Feeds:
Posts
Comments

Posts Tagged ‘madam’

Madam
Music, Lyrics, Book, and Orchestrations by Colin Healy
Directed by Sydnie Grosberg Ronga
Choreographed by Carly Niehaus
Fly North Theatricals
January 11, 2020

Abigail Becker, Gracie Sartin, Kimmie Kidd-Booker, Marta Bady, Eileen Engel
Photo by Caroline Guffey
Fly North Theatricals

It’s especially enjoyable to get to see new shows being developed locally, especially when they are as promising as the latest production from Colin Healy’s Fly North Theatricals. Madam takes a look at a once-prominent but now more obscure figure in St. Louis history, fashioning a story around her that proves to be a vehicle for a memorable score and strong performances. Even though some of the plot elements are predictable, it proves to be a thoroughly entertaining theatrical experience.

The show is somewhat deceptively titled, in that, while 19th Century St. Louis madam Eliza Haycraft (Kimmie Kidd-Booker) is a prominent figure in the play, the story more often focuses on her “girls”, the employees at the high-class brothel she runs that is also greedily eyed by a well-connected man listed in the program only as “The Benefactor” (Phil Leveling). It’s the brothel’s residents and employees who start off the show and mostly serve as narrators, each one with her own signature color. Each of the girls also has her own hopes and goals for life beyond the brothel, or (in one case) not. There’s the adventurous but insecure Calista (Cameron Pille); the brash Billie (Marta Bady)–who once disguised herself as a man to serve in the Civil War; the caring Ripley (Gracie Sartin), who’s saving money to go to medical school; and Tennie (Eileen Engel), who wants to find and reconnect with her sister, a noted activist. At least some of these characters are loosely based on real people, as well. The action starts when the mysterious Mercy Jones (Abigail Becker) appears asking for help, and is taken in, eventually befriending the girls and gaining the confidence of Eliza. At least, that’s how it starts. There is a twist, and it’s not hard to guess, although the lack of suspense in that area doesn’t take away from the story, because the real drama here is in the characters, and especially in their relationships. Although the Benefactor is somewhat of a cartoonish villain, even that’s not a problem, as the memorable score heavily influenced by classic musical theatre traditions, and the compelling script make the show work. The strong performances, both in acting and in singing, also help immensely.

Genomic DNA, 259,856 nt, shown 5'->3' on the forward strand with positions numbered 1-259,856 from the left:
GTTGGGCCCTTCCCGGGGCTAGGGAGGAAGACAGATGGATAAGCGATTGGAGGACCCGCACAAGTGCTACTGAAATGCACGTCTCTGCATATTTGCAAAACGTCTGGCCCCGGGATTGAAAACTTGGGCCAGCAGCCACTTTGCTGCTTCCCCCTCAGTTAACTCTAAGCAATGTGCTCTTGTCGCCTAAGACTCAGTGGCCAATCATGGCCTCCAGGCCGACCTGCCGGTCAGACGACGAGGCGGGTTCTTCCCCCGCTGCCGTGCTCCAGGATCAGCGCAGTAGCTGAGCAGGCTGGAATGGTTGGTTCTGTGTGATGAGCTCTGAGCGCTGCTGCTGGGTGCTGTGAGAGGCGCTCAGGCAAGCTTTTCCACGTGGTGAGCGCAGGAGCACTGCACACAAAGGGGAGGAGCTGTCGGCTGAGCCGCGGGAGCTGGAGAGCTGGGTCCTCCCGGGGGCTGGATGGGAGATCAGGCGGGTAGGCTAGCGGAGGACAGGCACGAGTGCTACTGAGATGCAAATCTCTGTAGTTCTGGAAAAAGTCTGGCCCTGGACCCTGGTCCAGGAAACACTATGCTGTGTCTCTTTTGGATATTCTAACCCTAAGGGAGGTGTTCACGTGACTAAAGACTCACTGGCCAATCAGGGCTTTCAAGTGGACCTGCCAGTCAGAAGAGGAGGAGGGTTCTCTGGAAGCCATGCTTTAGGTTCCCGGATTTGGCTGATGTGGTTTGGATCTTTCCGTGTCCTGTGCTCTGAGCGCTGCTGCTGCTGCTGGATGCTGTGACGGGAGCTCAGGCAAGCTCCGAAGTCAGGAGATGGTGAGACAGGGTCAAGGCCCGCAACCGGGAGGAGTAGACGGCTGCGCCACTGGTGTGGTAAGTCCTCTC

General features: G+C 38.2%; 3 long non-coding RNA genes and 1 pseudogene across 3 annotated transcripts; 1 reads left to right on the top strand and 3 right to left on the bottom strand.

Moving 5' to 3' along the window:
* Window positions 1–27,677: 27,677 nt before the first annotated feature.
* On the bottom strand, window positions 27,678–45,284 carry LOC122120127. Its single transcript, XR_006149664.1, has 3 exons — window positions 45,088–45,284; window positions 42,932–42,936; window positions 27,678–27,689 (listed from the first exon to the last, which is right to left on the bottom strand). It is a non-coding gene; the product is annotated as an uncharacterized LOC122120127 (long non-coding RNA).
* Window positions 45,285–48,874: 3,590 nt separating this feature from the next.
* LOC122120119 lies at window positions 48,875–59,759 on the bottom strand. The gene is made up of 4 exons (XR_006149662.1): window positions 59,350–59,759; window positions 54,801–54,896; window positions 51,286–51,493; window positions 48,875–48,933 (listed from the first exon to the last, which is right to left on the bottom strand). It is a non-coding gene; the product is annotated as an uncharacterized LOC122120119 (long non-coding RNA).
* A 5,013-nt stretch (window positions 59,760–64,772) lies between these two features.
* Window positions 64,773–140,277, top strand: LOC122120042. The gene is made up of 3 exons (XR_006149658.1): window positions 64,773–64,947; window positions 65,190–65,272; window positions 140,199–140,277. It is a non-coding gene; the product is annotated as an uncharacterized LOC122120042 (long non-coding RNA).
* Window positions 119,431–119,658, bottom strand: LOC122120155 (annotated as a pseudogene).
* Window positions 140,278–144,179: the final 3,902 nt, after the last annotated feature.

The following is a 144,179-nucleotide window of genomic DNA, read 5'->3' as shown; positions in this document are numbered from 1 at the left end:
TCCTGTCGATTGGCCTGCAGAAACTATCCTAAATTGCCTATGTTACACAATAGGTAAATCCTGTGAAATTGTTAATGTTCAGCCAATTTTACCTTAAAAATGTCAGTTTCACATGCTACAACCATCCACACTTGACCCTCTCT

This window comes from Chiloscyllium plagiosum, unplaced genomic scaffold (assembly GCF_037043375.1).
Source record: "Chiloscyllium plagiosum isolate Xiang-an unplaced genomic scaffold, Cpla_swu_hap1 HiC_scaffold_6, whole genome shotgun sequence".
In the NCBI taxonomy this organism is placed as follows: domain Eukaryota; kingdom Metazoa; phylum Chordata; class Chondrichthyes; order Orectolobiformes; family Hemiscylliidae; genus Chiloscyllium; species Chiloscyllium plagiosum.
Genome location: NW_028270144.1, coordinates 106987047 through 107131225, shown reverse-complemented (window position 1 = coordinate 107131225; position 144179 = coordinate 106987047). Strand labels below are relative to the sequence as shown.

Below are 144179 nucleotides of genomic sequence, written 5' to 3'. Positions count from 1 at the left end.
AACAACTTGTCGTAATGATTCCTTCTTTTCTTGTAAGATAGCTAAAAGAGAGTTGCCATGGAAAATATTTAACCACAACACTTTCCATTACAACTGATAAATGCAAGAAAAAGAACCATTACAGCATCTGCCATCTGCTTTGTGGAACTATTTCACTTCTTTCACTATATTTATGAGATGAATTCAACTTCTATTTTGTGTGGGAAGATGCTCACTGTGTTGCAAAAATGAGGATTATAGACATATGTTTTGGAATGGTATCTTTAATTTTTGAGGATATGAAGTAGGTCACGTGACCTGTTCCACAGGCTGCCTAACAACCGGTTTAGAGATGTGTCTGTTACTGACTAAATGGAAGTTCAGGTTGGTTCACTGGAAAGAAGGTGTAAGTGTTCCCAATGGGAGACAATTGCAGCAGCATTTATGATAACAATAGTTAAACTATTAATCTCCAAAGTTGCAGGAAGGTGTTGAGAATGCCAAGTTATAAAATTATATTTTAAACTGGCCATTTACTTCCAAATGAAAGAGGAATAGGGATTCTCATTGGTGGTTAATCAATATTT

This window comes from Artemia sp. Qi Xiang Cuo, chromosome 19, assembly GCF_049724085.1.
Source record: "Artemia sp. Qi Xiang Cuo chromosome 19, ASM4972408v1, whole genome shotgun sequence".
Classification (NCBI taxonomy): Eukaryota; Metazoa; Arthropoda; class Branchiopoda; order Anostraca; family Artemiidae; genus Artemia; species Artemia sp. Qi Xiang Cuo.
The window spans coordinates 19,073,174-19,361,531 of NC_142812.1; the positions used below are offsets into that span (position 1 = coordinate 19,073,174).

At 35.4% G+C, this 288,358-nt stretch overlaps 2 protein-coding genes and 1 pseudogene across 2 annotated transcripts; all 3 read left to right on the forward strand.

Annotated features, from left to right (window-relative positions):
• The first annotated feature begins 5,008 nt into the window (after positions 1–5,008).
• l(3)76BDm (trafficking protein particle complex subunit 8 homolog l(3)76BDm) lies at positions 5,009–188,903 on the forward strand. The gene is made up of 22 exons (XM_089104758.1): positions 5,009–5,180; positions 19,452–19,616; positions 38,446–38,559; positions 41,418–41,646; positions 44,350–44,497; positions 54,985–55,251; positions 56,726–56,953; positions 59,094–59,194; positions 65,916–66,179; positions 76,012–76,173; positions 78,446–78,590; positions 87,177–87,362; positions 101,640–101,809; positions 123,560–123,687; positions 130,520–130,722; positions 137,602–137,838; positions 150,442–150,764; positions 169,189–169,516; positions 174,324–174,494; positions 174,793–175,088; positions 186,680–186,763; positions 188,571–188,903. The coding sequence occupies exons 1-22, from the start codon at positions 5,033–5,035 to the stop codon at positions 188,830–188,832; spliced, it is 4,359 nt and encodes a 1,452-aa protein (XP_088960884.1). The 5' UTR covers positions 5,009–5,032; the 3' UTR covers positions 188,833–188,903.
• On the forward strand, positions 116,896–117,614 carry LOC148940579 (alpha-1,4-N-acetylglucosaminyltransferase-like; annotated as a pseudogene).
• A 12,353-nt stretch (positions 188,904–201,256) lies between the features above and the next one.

Those strong performances are turned in by an especially cohesive ensemble cast, led by the four “working girls” with Bady and Sartin especially standing out for their presence and the strength of their voices. Kidd-Booker is also a standout as the ailing but determined Eliza, and Becker is also strong as the enigmatic Mercy, and Leveling makes a suitably oily vilain, as well. Healy’s score is catchy, as well, providing a lot of excellent material for the strong voices of the cast, from the driving “Empire” at the beginning to ballads like Mercy’s “I Want to Be a Star” to Billie’s especially memorable “Another Fence (the Baseball Song)”.

A lot of the credit for this show’s success should go to Healy, who not only wrote the book, music, and lyrics, but also serves as the show’s musical director, plays piano, and conducts the excellent band. The shows other technical merits include a colorful set by George Shea and detailed period costumes by Eileen Engel. Kevin Bowman’s evocative lighting and Tazu Marshall’s sound also ably contribute to the overall mood and 19th Century atmosphere of the show.

There’s a message of empowerment here along with the memorable characterizations, as well, and although the setting is in a brothel, it’s not quite as raunchy as I had been expecting–though it has its moments in that department. It’s an especially strong showing for such a new show that’s only had one full-scale production before this one. Mostly, it’s a show full of memorable characters, strong relationships, and a catchy score, and although there are a few places where the script could be smoothed out a bit, Madam has made a strong showing in this highly entertaining production from Fly North Theatricals.

Kimmie Kidd-Booker
Photo by Caroline Guffey
Fly North Theatricals

Fly North Theatricals is presenting Madam at the .Zack Theatre until February 2, 2020

Read Full Post »